There is either leading or being led. Changing or being changed. Action or passion. And of course the manner of leading or being led – ductus, from ducere (to lead).
In palaeography– the study of ancient writing –, ductus is described as ‘the overall, general “nature” of the production of a given script, defined in terms of the “number, sequence, and direction of the strokes used in forming each letter of the script’s alphabet’.
In art history, ductus is also sometimes referred to as the manner of structuring a ‘readable’ space, most often a sacred space, where symbolism, metaphor and embodied space converge to create a space of interpretation. Medieval churches were structured in such a way so that the hermeneutic ductus would be easy for the visitor, meaning that anyone entering the church and the following a pre-established track would be confronted with a narrative inscribed in the architectural space itself (nave, transept, column capitals, paintings, objects, etc).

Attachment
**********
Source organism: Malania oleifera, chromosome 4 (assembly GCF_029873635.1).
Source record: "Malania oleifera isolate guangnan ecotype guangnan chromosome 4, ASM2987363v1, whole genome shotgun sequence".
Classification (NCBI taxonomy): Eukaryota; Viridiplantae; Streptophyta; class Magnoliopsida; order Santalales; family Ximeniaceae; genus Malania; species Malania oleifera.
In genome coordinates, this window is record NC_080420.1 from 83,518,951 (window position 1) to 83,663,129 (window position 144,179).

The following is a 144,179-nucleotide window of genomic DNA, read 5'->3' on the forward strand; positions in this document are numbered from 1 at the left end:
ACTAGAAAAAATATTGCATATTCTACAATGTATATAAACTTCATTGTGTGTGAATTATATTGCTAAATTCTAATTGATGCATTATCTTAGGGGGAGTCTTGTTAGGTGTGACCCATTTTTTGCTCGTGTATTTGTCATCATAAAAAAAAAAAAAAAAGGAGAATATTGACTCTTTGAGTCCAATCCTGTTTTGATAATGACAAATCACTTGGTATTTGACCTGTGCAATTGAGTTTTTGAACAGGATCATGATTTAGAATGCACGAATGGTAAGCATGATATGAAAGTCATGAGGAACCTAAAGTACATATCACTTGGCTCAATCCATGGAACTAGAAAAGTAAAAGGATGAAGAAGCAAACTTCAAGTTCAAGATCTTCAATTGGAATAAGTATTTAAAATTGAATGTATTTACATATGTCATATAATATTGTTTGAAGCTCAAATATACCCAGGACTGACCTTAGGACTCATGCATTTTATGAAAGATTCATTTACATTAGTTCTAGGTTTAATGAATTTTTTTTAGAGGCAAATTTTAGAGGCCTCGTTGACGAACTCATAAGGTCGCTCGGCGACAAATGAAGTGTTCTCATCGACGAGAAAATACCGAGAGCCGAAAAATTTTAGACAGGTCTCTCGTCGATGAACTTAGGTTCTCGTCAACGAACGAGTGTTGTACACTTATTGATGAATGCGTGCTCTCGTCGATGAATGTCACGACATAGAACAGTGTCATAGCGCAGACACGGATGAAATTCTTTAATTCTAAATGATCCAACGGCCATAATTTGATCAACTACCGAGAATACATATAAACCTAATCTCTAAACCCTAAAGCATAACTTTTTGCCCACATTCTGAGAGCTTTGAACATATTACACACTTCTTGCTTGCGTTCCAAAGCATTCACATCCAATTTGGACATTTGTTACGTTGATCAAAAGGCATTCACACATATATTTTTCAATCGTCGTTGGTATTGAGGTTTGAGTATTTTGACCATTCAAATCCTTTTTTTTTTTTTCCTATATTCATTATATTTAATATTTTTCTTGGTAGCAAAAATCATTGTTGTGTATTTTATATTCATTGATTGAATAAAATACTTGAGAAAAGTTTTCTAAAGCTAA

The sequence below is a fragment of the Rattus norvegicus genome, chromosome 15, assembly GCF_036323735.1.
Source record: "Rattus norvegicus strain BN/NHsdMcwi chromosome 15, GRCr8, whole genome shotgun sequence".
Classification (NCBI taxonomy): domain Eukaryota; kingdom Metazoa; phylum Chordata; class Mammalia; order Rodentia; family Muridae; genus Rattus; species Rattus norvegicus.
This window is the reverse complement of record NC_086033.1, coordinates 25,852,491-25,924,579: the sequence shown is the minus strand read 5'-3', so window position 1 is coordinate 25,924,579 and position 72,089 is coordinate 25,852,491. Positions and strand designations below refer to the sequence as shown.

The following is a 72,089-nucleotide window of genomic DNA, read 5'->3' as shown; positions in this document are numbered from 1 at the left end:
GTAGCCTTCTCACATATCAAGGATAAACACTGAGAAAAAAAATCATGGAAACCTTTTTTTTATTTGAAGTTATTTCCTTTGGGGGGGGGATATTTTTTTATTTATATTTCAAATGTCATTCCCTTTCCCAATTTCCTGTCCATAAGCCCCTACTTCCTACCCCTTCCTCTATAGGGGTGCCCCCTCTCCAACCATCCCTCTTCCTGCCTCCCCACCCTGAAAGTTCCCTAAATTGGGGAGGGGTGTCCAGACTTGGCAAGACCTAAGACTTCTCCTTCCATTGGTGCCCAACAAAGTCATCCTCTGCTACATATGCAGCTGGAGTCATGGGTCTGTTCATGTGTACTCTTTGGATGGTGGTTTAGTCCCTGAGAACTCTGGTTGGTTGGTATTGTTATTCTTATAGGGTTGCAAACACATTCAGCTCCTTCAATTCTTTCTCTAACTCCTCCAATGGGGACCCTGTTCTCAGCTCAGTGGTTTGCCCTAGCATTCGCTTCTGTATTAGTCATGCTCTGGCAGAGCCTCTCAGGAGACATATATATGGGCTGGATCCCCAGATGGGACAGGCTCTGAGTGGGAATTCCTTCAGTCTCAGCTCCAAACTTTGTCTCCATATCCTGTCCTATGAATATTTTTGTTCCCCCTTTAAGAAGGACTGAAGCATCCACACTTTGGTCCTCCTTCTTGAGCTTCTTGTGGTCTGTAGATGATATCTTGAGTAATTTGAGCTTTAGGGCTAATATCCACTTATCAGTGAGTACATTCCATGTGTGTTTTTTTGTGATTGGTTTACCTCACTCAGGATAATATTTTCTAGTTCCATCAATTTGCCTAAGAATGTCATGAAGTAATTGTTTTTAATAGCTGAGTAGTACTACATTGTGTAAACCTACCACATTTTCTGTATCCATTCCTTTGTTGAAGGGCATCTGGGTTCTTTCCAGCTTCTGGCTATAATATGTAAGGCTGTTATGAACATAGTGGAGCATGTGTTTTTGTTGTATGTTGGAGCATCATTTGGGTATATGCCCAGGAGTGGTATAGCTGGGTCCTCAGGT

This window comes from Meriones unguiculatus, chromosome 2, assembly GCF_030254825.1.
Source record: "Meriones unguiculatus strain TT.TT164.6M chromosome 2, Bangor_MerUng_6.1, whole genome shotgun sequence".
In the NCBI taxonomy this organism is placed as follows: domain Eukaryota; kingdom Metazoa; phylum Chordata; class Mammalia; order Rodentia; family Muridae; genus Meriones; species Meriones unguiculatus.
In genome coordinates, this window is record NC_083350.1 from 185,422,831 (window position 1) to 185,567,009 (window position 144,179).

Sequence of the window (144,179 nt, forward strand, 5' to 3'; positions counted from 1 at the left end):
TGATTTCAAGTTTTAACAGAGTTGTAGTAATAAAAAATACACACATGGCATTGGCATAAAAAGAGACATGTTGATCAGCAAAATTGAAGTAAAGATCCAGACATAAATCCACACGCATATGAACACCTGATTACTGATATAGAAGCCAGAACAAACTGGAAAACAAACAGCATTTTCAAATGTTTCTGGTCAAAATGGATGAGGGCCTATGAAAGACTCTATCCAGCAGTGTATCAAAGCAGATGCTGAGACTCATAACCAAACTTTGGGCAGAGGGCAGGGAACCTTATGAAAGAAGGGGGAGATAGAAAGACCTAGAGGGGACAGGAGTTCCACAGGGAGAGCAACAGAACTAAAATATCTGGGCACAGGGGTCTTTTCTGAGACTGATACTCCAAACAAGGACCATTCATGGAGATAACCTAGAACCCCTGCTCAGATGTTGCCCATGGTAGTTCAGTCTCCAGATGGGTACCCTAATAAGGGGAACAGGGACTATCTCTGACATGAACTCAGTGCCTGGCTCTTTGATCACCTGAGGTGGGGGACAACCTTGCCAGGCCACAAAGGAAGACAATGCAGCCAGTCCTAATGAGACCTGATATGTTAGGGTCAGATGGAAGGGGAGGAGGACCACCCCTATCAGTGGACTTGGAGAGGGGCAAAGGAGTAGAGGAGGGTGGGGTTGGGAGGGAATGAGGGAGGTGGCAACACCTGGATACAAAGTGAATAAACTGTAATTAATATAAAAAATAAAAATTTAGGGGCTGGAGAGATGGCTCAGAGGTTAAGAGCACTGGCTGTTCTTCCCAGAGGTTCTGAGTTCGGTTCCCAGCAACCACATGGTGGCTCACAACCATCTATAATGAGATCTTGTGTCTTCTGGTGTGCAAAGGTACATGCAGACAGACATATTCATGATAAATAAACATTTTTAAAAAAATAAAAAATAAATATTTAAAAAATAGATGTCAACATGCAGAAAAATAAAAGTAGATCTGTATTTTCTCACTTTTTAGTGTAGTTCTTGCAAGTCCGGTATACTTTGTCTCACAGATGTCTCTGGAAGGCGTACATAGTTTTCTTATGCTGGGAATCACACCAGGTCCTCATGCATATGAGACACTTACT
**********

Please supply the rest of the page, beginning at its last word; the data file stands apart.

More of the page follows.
The story you want to tell will qualify your ductus. The way you write will shape the ductus you follow. To communicate is to structure the space in between and to create the channel in which your ductus will pass through.